Myanmar has a total of nine coastal ports and more than 400 inland river ports. Its location close to major shipping routes and some of the world’s emerging economic powers, combined with a growing openness to international trade, could see the country unlock much-needed investment in maritime infrastructure in the decade leading to 2030.
Myanmar’s coastal ports are at Sittwe, Kyaukphyu, Thandwe, Pathein, Yangon, Mawlamyine, Dawei, Myeik and Kawthaung. Although the Myanma Port Authority manages the ports, most cargo terminals are privately run. In general, facilities at inland ports are rudimentary, with some lacking proper piers or jetties. Workers must occasionally wade through knee-deep water and manually place cargo on board. In summer, when the river is shallow, transporters must cut cargo loads by half. It is due to such conditions that inland water transport accounts for less than 10% of freight that moves between ports in Myanmar. However, development of the Mandalay Port could change that. The new port will be equipped with container storage, cargo warehouses, pier bridges, approach bridges and cargo-handling machinery. Once complete, Mandalay Port will have a capacity of 200,000 tonnes of cargo.
In terms of deepwater ports, Myanmar’s government has signed a deal with the China International Trust and Investment Corporation for the $1.3bn construction of the first phase of a new port in Kyaukphyu. The port will have a terminal with two berths and will be 70% financed by China. It will enable ships to bypass the Strait of Malacca, significantly reducing costs.
India, meanwhile, is developing the Sittwe Port. New Delhi sees this multi-modal transit project as a cornerstone of its strategic priority to link its eastern city of Kolkata with the north-eastern state of Mizoram via Myanmar. Demonstrating the project’s importance to India, in February 2019 India’s security forces conducted a joint military operation with their Myanmar counterparts against insurgents that posed a threat to the operation. As of November 2019 India had constructed an inland water transport jetty at Sittwe and a container terminal is expected to be developed soon. Meanwhile, Thailand and Japan have been assisting in the development of a 196-sq-km deepwater port in Dawei, in Tanintharyi Region, during 2019.
None of this, however, is likely to replace the primacy of the Yangon Port, which currently handles 90% of Myanmar’s international cargo. In FY 2018/19 some 2270 vessels docked at Yangon Port, which handled over 36m tonnes of cargo between 2016 and 2019. “Yangon Port will retain its strong position for the foreseeable future,” Daw Su Yee, director at maritime logistics services company Thuriya Sandar Win, told OBG. “It is an expensive port to operate, however, as its location on a river requires frequent dredging in order to clear silt,” she said. The Yangon Port is accessible to vessels 167-metres long, with 9 metres of draft and a cargo volume of up to 20,000 deadweight tonnage (DWT) and the Thilawa Port is accessible to vessels up to 200-metres long, with 9m of draft and 40,000 DWT.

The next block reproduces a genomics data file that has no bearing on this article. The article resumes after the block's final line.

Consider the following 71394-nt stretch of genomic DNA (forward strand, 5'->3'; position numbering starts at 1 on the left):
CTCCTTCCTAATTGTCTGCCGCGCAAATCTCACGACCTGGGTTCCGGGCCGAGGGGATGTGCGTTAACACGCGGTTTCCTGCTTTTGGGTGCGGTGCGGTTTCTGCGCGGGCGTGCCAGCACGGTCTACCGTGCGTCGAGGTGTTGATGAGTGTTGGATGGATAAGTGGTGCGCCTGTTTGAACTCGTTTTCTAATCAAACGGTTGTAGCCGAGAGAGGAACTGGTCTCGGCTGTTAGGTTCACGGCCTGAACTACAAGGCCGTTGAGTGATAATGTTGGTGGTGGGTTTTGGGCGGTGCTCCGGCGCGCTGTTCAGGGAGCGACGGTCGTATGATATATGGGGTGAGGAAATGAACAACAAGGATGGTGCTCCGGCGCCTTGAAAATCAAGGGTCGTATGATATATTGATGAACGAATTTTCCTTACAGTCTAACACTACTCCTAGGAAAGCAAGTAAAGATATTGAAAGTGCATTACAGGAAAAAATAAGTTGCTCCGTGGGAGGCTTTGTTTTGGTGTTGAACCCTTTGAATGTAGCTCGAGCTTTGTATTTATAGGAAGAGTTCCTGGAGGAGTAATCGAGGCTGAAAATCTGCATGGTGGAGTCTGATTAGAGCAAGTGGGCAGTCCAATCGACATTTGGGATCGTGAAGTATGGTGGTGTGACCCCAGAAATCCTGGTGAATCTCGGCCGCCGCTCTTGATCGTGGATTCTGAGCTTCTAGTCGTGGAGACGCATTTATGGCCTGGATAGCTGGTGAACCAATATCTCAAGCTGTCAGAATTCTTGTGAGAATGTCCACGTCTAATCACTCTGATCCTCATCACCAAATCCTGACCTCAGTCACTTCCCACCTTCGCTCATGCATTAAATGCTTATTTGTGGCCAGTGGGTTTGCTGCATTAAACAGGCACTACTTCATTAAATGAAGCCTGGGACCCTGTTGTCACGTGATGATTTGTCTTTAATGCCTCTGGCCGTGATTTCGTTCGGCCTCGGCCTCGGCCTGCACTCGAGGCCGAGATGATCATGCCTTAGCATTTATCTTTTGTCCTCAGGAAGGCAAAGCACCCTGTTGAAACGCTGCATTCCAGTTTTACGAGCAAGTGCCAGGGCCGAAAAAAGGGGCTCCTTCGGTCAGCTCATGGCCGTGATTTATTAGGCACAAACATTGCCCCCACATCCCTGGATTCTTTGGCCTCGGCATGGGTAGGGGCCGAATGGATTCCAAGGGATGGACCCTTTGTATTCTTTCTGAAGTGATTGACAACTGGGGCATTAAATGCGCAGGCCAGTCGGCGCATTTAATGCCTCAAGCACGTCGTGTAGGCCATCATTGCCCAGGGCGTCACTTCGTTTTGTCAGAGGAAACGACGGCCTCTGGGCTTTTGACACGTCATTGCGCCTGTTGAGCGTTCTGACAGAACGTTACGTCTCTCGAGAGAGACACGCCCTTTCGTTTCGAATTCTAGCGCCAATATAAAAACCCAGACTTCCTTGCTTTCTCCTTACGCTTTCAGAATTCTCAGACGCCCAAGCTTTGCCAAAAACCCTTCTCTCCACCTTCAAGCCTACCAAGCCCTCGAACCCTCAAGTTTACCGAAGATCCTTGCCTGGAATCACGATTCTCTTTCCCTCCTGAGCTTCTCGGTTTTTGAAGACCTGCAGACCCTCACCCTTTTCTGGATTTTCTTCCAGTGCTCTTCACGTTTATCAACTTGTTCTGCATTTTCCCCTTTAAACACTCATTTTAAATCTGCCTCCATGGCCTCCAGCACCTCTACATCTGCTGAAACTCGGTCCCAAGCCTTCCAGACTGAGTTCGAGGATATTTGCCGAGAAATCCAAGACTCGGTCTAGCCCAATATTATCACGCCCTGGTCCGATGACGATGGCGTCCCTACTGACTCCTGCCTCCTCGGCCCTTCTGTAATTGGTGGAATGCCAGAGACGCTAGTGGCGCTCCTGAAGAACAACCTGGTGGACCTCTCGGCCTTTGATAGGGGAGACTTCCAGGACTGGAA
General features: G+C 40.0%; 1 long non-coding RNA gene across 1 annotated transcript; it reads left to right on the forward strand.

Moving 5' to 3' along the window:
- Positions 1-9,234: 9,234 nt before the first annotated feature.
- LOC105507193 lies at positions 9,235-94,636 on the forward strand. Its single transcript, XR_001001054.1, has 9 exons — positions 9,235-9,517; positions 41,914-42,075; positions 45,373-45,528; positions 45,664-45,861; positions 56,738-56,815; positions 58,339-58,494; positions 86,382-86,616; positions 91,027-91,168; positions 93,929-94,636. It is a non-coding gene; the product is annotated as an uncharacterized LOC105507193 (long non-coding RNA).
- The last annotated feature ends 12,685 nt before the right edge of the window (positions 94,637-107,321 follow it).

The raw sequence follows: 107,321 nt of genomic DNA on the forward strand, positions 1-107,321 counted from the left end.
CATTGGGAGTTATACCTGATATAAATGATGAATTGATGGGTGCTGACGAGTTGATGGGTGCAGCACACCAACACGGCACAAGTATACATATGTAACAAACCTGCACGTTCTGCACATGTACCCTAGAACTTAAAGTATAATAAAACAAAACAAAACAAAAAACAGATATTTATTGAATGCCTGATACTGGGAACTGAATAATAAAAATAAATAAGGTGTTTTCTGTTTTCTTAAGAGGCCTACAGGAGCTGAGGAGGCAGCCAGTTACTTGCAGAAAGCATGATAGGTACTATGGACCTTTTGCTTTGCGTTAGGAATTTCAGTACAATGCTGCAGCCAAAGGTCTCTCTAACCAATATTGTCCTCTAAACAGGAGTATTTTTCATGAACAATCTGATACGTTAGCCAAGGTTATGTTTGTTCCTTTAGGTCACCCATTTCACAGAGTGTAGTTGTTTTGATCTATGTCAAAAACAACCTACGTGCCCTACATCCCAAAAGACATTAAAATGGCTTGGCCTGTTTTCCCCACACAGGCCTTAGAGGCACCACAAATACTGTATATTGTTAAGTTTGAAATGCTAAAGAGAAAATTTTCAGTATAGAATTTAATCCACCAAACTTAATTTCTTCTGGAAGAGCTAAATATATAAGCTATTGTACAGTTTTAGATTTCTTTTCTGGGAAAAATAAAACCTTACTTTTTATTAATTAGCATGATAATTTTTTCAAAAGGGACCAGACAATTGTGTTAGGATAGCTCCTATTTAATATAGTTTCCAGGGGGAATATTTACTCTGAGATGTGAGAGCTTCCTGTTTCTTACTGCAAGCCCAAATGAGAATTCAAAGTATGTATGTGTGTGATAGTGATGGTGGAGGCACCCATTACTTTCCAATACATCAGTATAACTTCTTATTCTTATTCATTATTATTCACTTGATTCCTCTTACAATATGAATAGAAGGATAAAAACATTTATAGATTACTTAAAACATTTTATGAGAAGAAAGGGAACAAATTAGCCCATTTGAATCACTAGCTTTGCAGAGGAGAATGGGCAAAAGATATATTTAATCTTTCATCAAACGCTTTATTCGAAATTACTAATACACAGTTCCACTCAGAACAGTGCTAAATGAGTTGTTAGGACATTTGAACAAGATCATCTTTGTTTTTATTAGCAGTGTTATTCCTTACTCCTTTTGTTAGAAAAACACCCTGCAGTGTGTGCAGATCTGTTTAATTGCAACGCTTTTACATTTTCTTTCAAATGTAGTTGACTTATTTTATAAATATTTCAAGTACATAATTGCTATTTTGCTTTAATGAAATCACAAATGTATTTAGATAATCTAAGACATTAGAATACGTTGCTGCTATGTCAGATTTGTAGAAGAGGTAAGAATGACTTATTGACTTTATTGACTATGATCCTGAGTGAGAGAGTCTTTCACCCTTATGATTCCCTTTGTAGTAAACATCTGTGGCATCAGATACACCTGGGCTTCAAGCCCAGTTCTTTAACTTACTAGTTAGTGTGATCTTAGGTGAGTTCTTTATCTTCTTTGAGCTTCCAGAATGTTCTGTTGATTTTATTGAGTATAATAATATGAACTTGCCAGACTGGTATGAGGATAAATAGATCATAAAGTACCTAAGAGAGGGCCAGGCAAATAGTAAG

In 2019 Indian conglomerate Adani received in-principle approval to construct a new international port terminal at Ahlone, near Yangon. The $290m port terminal, which is expected to become operational by 2021, will be able to handle 800,000 of twenty-foot equivalent units (TEUs) of cargo per annum. Myanmar’s total container throughput in 2019 was 1.2m TEUs, however, this figure is expected to double in the coming years.
The single-most significant driver for port development could be the Regional Comprehensive Economic Partnership (RCEP), the world’s largest multilateral trade pact, which Myanmar is expected to sign in early 2020. Trade between Myanmar and RCEP countries is anticipated to grow by 8-12% annually between 2018 and 2022. Furthermore, the National Transport Master Plan, the government’s long-term blueprint for sector development, estimates that cargo movement in and out of Myanmar will reach around 312m tonnes by 2030.
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